In addition to charging capacitor 36 from the first branch, video signal 20 furnishes a positive level of supply voltage to the positive supply voltage input 54 of amplifier 52. The negative level of supply voltage for amplifier 52 comes from the video signal's path along the second circuit branch from the emitter 30 of transistor 28. Resistor R1 in this path could be a constant current source which would decrease emitter current at peak voltages at the base 26 of transistor 28. This would also decrease instantaneous changes in the difference in voltage from the base 26 to the emitter 30.
Amplifier 52 requires a fixed amount of DC supply voltage which is satisfied by a positive and negative voltage difference equal to this amount. Consequently, the negative level of supply voltage required at the amplifier's negative supply voltage input 56 must be sufficiently below that of the video signal 20 to yield the required voltage difference. Also, the negative supply voltage must contain the identical AC data component 22 (FIG. 2) of the video signal so that the voltage difference remains constant as the video signal's AC data changes. This negative supply voltage is provided by feeding video signal 20 from emitter 30 (FIG. 1) through a zener diode 58 which is biased in the reverse direction by a negative voltage source 60 to yield the required voltage difference. The video signal 20 on the negative biasing voltage is then fed to the amplifier's negative supply voltage input 56.
A result of the video signal's identical AC data component 22 (FIG. 2) being fed to the amplifier's input 50 (FIG. 1) and positive and negative supply voltage inputs, 54 and 56 respectively, is that amplifier 52 detects no AC data component and the level of stray capacitance in this part of the circuit becomes negligible. All the relevant amplifier inputs identically follow the AC data and therefore, there is no relative AC movement of the input. This feature is noteworthy because of the inability of most operational amplifiers like the LM31OH to accurately reproduce high frequency input voltages. By eliminating a changing input voltage, the applicant's invention is able to effectively utilize the accurate DC reproduction capability of the amplifier 52. Consequently, amplifier 52, configured as a voltage follower by connecting the amplifier's negative input 62 to the amplifier's output 64, produces A DC voltage level of zero at output 64 due to the lack of voltage between the bottom plate 48 of capacitor 36 and the negative input 50 of amplifier 52.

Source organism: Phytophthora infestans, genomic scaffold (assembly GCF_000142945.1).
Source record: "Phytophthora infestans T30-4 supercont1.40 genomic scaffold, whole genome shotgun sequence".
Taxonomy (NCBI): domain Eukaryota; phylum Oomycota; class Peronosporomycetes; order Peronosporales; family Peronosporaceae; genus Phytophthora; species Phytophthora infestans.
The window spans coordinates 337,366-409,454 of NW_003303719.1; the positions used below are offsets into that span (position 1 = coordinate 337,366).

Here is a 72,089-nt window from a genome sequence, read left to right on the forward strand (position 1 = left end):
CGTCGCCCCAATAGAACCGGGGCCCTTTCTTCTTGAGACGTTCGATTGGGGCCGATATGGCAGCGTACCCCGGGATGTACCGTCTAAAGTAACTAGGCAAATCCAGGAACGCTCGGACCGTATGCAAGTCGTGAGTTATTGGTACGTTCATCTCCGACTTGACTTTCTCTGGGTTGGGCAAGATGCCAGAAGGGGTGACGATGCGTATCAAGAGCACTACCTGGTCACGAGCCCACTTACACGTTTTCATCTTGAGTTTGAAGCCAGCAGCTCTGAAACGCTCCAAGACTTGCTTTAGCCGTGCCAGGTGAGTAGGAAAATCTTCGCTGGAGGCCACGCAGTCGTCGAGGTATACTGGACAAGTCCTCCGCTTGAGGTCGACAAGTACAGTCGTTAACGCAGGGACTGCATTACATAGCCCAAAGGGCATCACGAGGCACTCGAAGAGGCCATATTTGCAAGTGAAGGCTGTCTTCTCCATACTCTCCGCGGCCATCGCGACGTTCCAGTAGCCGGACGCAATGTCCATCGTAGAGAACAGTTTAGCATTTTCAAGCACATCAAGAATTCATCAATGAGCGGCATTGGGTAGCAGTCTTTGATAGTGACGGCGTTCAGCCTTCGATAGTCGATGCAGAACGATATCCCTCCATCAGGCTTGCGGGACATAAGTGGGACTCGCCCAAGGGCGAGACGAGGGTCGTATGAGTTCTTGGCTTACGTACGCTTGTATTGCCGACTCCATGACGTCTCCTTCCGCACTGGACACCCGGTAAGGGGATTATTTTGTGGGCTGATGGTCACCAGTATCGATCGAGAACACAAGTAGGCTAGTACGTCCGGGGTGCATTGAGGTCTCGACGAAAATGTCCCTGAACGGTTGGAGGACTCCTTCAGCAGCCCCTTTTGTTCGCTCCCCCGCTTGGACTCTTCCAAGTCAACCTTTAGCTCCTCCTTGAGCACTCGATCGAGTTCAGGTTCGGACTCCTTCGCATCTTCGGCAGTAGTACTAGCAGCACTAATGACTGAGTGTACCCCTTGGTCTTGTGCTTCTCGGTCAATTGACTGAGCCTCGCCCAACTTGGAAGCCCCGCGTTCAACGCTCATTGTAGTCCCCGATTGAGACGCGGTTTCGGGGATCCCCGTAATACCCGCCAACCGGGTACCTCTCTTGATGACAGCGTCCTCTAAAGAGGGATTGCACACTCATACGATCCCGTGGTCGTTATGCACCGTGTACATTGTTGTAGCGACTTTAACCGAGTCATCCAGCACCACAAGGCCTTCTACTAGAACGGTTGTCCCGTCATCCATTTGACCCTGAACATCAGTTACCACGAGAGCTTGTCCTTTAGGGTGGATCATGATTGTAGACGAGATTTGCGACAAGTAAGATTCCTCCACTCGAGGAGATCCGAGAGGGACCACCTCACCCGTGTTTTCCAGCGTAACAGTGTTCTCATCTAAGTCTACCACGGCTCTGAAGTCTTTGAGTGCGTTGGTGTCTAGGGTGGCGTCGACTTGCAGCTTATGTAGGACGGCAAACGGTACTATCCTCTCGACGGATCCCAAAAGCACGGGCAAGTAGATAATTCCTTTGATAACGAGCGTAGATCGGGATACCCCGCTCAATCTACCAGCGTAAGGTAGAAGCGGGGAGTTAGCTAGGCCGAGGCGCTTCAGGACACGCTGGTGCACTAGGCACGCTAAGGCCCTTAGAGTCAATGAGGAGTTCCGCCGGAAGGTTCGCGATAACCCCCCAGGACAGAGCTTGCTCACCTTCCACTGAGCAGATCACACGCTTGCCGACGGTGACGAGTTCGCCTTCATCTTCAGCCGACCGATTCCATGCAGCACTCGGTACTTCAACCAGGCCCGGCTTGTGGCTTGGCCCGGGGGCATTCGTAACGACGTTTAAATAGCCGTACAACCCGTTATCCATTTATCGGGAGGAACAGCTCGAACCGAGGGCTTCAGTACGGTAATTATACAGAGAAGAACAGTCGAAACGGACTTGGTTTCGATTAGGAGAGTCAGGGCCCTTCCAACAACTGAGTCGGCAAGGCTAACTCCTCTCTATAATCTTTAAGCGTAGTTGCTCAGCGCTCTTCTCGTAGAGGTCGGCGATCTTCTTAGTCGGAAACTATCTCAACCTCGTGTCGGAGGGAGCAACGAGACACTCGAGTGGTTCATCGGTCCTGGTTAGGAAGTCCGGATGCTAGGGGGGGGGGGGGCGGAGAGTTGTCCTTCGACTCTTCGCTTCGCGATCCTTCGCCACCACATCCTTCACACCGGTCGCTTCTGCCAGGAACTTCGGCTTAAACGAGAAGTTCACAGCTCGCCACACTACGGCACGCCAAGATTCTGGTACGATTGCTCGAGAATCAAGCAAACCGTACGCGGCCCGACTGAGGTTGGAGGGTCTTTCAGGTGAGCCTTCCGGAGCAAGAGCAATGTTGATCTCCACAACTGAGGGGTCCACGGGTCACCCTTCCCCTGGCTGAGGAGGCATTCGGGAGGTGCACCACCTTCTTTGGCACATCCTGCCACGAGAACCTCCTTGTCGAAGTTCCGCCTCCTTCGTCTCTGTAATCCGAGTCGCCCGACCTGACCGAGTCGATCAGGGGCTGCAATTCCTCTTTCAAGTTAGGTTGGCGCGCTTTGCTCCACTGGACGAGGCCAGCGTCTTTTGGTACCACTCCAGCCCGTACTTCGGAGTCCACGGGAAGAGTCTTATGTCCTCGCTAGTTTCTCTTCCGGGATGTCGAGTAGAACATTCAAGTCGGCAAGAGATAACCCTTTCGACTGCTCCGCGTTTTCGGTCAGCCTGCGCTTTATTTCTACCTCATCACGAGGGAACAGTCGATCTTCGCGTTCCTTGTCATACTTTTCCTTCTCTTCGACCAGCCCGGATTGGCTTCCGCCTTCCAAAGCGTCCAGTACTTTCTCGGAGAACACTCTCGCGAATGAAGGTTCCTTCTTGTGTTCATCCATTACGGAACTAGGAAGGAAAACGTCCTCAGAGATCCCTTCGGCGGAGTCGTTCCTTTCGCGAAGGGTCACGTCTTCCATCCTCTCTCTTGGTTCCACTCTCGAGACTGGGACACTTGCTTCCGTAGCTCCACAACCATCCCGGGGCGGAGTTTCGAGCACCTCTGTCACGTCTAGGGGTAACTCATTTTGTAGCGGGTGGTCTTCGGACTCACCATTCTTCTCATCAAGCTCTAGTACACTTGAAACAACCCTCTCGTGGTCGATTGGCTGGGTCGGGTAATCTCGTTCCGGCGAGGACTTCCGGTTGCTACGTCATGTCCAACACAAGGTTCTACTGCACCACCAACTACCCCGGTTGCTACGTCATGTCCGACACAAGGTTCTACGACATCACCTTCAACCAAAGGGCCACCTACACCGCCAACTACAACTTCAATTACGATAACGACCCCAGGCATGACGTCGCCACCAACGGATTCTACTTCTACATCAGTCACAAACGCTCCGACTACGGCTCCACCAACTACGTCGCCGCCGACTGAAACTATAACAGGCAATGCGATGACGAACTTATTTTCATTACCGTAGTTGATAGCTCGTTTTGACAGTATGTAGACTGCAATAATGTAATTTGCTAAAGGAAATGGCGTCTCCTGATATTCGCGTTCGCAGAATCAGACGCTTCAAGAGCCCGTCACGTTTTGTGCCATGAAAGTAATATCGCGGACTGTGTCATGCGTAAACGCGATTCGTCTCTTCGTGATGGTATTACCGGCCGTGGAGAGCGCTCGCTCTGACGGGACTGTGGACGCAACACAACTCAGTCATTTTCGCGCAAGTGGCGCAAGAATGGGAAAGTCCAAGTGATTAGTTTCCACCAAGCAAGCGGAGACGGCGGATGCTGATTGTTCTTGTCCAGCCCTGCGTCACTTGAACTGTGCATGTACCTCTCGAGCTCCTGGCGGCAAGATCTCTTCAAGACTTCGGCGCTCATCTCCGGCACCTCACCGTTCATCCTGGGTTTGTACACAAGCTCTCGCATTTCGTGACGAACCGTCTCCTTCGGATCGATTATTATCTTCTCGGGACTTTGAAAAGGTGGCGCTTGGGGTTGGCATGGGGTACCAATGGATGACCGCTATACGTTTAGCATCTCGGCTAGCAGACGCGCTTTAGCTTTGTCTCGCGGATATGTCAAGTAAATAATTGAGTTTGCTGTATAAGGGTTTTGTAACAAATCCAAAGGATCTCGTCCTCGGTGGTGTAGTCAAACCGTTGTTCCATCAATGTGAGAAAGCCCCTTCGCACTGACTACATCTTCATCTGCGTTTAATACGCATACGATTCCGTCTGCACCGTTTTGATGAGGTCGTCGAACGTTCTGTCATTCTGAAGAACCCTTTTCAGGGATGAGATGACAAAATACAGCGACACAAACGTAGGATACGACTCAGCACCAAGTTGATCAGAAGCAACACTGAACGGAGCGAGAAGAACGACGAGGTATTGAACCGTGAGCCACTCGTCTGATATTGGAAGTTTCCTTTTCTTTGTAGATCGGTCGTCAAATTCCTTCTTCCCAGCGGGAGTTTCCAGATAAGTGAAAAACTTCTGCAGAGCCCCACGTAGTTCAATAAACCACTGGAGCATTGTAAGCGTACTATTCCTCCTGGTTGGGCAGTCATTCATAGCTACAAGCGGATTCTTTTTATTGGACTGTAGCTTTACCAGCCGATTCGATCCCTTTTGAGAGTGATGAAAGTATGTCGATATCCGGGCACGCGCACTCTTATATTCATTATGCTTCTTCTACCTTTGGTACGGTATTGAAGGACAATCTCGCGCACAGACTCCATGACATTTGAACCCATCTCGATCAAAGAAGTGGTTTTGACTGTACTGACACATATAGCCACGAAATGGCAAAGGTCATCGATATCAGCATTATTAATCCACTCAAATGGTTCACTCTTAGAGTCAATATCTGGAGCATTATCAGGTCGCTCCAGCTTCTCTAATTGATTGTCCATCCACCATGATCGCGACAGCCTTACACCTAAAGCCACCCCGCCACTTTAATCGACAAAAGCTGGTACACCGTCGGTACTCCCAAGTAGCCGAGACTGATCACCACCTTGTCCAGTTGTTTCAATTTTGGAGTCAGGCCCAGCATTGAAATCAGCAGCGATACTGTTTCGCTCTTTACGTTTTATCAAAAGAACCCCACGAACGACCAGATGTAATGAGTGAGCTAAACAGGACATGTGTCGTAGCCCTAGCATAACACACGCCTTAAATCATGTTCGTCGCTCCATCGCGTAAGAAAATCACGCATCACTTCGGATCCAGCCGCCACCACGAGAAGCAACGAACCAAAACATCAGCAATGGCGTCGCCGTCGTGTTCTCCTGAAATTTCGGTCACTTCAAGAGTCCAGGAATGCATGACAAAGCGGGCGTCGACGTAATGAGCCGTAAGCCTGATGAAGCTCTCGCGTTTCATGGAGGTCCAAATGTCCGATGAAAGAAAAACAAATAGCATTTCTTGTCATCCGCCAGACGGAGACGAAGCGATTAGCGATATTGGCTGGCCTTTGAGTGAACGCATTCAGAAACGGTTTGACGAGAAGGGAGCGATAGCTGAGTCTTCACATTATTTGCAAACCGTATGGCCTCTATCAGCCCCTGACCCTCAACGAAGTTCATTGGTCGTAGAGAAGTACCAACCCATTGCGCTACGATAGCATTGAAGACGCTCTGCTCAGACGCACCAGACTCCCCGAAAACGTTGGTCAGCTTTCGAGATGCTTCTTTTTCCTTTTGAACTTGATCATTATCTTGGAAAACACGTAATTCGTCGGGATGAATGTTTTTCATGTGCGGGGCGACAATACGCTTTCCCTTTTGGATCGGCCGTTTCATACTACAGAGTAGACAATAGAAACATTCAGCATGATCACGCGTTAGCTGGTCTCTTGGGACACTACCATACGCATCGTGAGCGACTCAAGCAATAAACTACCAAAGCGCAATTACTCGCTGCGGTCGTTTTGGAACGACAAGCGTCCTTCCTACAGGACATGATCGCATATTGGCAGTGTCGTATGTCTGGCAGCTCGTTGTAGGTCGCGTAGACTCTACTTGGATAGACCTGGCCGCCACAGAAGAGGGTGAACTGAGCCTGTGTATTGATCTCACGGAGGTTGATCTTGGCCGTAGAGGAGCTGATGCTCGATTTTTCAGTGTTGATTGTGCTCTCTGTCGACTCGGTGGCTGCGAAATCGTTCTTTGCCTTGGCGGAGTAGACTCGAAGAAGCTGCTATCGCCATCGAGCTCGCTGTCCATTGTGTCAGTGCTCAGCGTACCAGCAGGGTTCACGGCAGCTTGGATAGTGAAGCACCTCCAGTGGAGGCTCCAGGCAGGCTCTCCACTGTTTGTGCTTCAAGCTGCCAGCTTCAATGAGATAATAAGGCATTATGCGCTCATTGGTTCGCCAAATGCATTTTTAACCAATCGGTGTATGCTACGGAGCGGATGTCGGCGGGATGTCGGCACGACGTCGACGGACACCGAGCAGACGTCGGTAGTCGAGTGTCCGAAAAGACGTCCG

With the DC voltage output of amplifier 52 now at zero, the video clamp's purpose of eliminating the DC offset voltage from video signal 20 for more simplified circuitry in an image capture data processing system is realized by adding to the zero output the AC data component 22 (FIG. 2). The video signal's first branch leading to capacitor 36 (FIG. 1) and the amplifier's positive supply voltage input 54 also connects to an output capacitor 66. As with capacitor 36, the output capacitor 66 is large (typically 0.1-0.47 μf) and therefore will pass the AC data component 22 (FIG. 2) of video signal 20 and block the signal's DC offset voltage 24. The video signal 20, minus its DC offset voltage, now appears as the video out signal 68 (FIG. 1) at the amplifier's output 64. The low output impedence of amplifier 52, in contrast to the high output impedence of transistor 28, facilitates using the video out signal 68 by subsequently added circuits of an image capture data processing system. The current gain to the original signal 20, provided by the positive voltage source 32 through transistor 28, is transferred through the amplifier's supply voltage inputs 54 and 56 to the video out signal 68.
|Cited Patent||Filing date||Publication date||Applicant||Title|
|US3145263 *||Sep 7, 1961||Aug 18, 1964||Pye Ltd||Black level stabilization circuit|
|US3159751 *||Nov 25, 1960||Dec 1, 1964||Ibm||Clamp circuit with a shunt unilateral discharge path|
|US3845326 *||Aug 23, 1973||Oct 29, 1974||Godden W||Logarithmic amplification circuit|
|US3927255 *||May 1, 1974||Dec 16, 1975||Rca Corp||Black level clamping circuit for a television signal processor|
|US4001502 *||Jun 24, 1975||Jan 4, 1977||North American Philips Corporation||Straylight compensation circuit and blanking circuit for same|
|US4110787 *||Jul 28, 1977||Aug 29, 1978||Rca Corporation||Combined blanking level and kinescope bias clamp for a television signal processing system|
|US4143398 *||Mar 22, 1978||Mar 6, 1979||Rca Corporation||Automatic brightness control circuit employing a closed control loop stabilized against disruption by large amplitude video signals|
|Citing Patent||Filing date||Publication date||Applicant||Title|
|US4414572 *||Mar 15, 1982||Nov 8, 1983||Rca Corporation||Clamp for line-alternate signals|
|US4473846 *||Aug 12, 1982||Sep 25, 1984||U.S. Philips Corp.||Clamping video signals|
|US4544951 *||Apr 12, 1983||Oct 1, 1985||Alps Electric Co., Ltd.||Video clamping circuit|
|US7142254 *||Feb 7, 2002||Nov 28, 2006||Pace Micro Technology Plc||Self compensating video data amplifier and driver for broadcast data receiver|
|US20020121928 *||Feb 7, 2002||Sep 5, 2002||Pace Micro Technology Plc.||Self compensating amplifier and driver for broadcast data receiver|
|U.S. Classification||348/695, 348/E05.071|
|Jul 13, 1984||AS||Assignment|
Owner name: BURROUGHS CORPORATION
Free format text: MERGER;ASSIGNORS:BURROUGHS CORPORATION A CORP OF MI (MERGED INTO);BURROUGHS DELAWARE INCORPORATEDA DE CORP. (CHANGED TO);REEL/FRAME:004312/0324
Effective date: 19840530
|Nov 22, 1988||AS||Assignment|
Owner name: UNISYS CORPORATION, PENNSYLVANIA
Free format text: MERGER;ASSIGNOR:BURROUGHS CORPORATION;REEL/FRAME:005012/0501
Effective date: 19880509